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    December 18, author updated article according to reviewers suggestions. All changes from reviewer W.van Altena are accepted. Most of the suggestions from the review shown below are now implemented, except for the summary section, which rather is a short introduction into the topic itself with a mix of some history and outlook of the main text. The other reviewer and the author prefer to keep this as is.


    This is a very nice article. I only have a few comments. My apologies for the delay in reviewing.

    1. Summary. "Astrometry is the science...".

    This intro seems a bit jumbled. I think you have to decide if this is a historical introduction, or whether it's a summary of the article. Recommend you focus on the points in the last sentence ("Measurements of distances to celestial objects by triangulation..."), rather than the confusion in terminology.

    I think it would be much cleaner to make the Intro a pure summary, and have a separate section on 'History'. You could place it either before or after the section on 'Angles'. The History section would be a good place to explain how the terminology got to be confusing.

    2. missleading -> misleading

    3. 'Angles'. "Astrometry is about angles..." True, but better to say "Astrometry is about measuring angles, and the derivation of astrophysical quantities from those measurements.

    4. Celestial coordinates. reference is made to Hipparcos. It needs its own link. And add to the list of 'External links' at the end.

    5. 'Stars do move'. "This is the domain of narrow-field, small-angle, differential astrometry....". I think you need to add some explanation here. Otherwise, the contrast with wide-angle astrometry is not made clear. perhaps split this topic into 2 subsections? At a minimum, clearly define 'differential'.

    6. Eichhorn's book. Need to indicate there is a full reference at the end.

    7. "The astrometric method is the only way to determine the masses...". This isn't quite true. For a transiting system, RV can measure the companion mass, as the inclination is known.

    8. The Space Interferometry Mission (SIM). Goes by the name SIM Lite these days (SIM not spelled out, usually) to distinguish it from an earlier study.

    9. General comment:

    There are numerous references to topics outside of the article - telescopes, instruments, and various terminology items. It appears that, unlike, say, Wikipedia, the links are supposed to be internal (to Scholarpedia). But without a lot of supporting articles, the many references are tantalizing rather than helpful. A way to address this would be to make a few more entries under 'External Links'.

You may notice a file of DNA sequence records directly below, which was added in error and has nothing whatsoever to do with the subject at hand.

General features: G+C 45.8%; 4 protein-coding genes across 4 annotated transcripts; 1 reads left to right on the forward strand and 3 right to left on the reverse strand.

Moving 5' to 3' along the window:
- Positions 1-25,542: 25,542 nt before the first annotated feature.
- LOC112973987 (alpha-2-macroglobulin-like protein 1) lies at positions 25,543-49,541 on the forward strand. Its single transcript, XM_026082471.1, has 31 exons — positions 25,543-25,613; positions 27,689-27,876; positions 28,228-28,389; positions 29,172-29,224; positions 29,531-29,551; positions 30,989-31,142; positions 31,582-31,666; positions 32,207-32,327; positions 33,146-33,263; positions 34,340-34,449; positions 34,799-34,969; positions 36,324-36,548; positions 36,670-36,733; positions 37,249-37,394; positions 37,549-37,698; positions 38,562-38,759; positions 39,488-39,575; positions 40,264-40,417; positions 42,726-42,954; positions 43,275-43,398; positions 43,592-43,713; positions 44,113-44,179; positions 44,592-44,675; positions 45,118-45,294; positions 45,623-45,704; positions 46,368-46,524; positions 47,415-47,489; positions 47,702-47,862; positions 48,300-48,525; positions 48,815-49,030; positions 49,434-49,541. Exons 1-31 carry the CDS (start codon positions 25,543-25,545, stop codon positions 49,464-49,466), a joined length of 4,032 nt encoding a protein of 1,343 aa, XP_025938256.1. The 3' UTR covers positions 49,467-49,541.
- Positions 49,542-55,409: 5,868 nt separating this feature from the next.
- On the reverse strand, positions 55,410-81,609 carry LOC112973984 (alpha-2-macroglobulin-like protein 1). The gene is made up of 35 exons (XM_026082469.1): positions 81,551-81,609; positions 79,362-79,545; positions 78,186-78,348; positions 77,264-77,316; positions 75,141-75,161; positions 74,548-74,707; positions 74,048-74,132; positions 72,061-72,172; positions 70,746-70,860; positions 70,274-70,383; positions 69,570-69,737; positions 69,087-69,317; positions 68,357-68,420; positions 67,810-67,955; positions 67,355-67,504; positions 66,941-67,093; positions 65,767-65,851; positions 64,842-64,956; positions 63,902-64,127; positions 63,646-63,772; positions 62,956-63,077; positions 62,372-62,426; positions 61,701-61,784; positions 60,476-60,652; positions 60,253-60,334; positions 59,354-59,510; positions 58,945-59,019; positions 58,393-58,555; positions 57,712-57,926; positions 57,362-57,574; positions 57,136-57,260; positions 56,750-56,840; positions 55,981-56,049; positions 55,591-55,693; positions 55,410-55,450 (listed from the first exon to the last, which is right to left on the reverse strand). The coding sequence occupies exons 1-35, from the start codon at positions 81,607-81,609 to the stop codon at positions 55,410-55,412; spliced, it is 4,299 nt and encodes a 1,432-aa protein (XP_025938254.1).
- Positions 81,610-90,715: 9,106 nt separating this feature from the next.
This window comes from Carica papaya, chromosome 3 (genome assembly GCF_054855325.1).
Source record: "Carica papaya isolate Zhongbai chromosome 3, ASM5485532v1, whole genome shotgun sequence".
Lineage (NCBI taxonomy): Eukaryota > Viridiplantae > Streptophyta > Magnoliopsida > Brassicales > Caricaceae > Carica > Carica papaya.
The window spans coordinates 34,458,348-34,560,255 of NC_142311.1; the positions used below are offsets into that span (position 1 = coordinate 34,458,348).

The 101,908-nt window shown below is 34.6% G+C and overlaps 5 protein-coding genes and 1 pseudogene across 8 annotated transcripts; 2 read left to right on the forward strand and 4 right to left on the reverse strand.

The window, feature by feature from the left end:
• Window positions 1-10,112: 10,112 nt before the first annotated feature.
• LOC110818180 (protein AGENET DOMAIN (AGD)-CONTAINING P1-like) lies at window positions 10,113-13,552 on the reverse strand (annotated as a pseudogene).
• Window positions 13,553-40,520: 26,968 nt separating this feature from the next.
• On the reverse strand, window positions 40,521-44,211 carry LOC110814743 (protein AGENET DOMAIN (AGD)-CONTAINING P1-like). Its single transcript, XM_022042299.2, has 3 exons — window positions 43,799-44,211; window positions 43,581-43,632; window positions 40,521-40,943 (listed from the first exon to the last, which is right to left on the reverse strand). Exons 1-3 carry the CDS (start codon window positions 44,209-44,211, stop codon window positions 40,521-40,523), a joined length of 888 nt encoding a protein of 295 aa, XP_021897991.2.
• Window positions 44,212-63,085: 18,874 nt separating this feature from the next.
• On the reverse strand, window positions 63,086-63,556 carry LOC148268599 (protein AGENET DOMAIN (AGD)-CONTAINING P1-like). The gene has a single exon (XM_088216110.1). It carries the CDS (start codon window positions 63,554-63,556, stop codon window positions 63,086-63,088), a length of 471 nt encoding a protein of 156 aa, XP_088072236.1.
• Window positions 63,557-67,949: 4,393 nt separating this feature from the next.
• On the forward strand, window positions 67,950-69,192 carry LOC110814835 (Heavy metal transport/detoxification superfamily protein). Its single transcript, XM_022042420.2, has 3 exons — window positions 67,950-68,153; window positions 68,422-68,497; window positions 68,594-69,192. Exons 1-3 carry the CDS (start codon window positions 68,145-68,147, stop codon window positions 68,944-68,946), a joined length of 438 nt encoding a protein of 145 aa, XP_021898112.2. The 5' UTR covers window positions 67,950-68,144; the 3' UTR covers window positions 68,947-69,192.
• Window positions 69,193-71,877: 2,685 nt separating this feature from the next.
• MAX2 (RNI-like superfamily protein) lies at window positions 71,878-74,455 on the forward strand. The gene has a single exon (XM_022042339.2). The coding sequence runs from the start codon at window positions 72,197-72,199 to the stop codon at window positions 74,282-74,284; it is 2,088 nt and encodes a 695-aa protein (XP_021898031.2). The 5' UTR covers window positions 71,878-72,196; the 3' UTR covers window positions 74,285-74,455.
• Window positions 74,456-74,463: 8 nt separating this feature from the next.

User 3 (User:): The determination of radial velocities has moved down the astronomical pyramid.

    Resolution No. C2 on the Definition of "Astrometric Radial Velocity"

    Divisions I, IV, V, VI, VII, IX and X, and Commissions 8, 27, 29, 30, 31, 33, 34 and 40 of the International Astronomical Union

    Recognizing: That recently improved astrometric techniques may permit the accurate determination of stellar radial velocities independent of spectroscopy, thus requiring a definition independent from spectroscopic measures;

    Considering: That the change in the barycentric direction u to objects outside of the solar system is customarily expressed by the proper-motion vector µ = du/dtB, where tB is the barycentric coordinate time (TCB) of light arrival at the solar system barycenter;

    Therefore recommend: That the geometric concept of radial velocity be defined as vr = dr/dtB, where r is the barycentric coordinate distance to the object and tB the barycentric coordinate time (TCB) for light arrival at the solar system barycenter.

    XXIVth General Assembly in Manchester (August 2000)

    Norbeck 22:55, 26 January 2011 (CST)

    Author : Norbert Zacharias: User 3 thanks for the info!

    I updated the "astrometry" article with respect to "radial velocity" and added a link to the IAU GA resolutions.

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